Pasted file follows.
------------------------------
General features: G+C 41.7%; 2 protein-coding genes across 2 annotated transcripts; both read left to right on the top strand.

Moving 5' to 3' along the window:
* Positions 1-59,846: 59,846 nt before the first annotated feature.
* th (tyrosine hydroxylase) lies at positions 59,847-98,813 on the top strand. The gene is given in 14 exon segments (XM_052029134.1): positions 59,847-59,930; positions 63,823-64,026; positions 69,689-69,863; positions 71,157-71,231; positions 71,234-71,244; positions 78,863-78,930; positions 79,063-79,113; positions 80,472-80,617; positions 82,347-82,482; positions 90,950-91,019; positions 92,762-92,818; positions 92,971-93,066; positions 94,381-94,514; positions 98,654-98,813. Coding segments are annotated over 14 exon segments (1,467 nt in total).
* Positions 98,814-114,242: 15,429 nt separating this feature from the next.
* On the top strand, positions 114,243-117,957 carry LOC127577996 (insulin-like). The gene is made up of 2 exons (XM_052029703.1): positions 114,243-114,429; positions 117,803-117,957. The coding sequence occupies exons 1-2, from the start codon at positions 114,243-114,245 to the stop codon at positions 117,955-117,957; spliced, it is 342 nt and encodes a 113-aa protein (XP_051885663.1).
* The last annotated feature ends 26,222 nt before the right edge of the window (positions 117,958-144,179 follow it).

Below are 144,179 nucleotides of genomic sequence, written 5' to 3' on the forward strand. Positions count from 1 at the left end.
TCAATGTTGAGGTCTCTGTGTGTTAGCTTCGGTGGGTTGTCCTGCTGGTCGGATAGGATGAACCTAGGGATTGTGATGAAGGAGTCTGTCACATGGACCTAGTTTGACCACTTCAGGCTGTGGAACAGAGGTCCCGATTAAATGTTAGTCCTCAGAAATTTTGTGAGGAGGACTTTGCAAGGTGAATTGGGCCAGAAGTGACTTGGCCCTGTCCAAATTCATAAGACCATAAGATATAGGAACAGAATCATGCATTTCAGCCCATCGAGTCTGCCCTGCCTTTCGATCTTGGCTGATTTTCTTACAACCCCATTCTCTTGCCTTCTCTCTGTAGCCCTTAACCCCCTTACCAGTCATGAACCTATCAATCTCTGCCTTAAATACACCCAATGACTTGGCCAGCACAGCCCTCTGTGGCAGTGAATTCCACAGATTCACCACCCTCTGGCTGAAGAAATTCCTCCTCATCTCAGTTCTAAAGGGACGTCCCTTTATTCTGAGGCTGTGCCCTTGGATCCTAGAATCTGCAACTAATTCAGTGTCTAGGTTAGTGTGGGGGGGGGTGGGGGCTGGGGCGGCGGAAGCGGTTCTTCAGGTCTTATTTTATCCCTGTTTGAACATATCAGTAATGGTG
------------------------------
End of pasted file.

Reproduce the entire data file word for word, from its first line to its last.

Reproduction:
General features: G+C 41.7%; 2 protein-coding genes across 2 annotated transcripts; both read left to right on the top strand.

Moving 5' to 3' along the window:
* Positions 1-59,846: 59,846 nt before the first annotated feature.
* th (tyrosine hydroxylase) lies at positions 59,847-98,813 on the top strand. The gene is given in 14 exon segments (XM_052029134.1): positions 59,847-59,930; positions 63,823-64,026; positions 69,689-69,863; positions 71,157-71,231; positions 71,234-71,244; positions 78,863-78,930; positions 79,063-79,113; positions 80,472-80,617; positions 82,347-82,482; positions 90,950-91,019; positions 92,762-92,818; positions 92,971-93,066; positions 94,381-94,514; positions 98,654-98,813. Coding segments are annotated over 14 exon segments (1,467 nt in total).
* Positions 98,814-114,242: 15,429 nt separating this feature from the next.
* On the top strand, positions 114,243-117,957 carry LOC127577996 (insulin-like). The gene is made up of 2 exons (XM_052029703.1): positions 114,243-114,429; positions 117,803-117,957. The coding sequence occupies exons 1-2, from the start codon at positions 114,243-114,245 to the stop codon at positions 117,955-117,957; spliced, it is 342 nt and encodes a 113-aa protein (XP_051885663.1).
* The last annotated feature ends 26,222 nt before the right edge of the window (positions 117,958-144,179 follow it).

Below are 144,179 nucleotides of genomic sequence, written 5' to 3' on the forward strand. Positions count from 1 at the left end.
TCAATGTTGAGGTCTCTGTGTGTTAGCTTCGGTGGGTTGTCCTGCTGGTCGGATAGGATGAACCTAGGGATTGTGATGAAGGAGTCTGTCACATGGACCTAGTTTGACCACTTCAGGCTGTGGAACAGAGGTCCCGATTAAATGTTAGTCCTCAGAAATTTTGTGAGGAGGACTTTGCAAGGTGAATTGGGCCAGAAGTGACTTGGCCCTGTCCAAATTCATAAGACCATAAGATATAGGAACAGAATCATGCATTTCAGCCCATCGAGTCTGCCCTGCCTTTCGATCTTGGCTGATTTTCTTACAACCCCATTCTCTTGCCTTCTCTCTGTAGCCCTTAACCCCCTTACCAGTCATGAACCTATCAATCTCTGCCTTAAATACACCCAATGACTTGGCCAGCACAGCCCTCTGTGGCAGTGAATTCCACAGATTCACCACCCTCTGGCTGAAGAAATTCCTCCTCATCTCAGTTCTAAAGGGACGTCCCTTTATTCTGAGGCTGTGCCCTTGGATCCTAGAATCTGCAACTAATTCAGTGTCTAGGTTAGTGTGGGGGGGGGTGGGGGCTGGGGCGGCGGAAGCGGTTCTTCAGGTCTTATTTTATCCCTGTTTGAACATATCAGTAATGGTG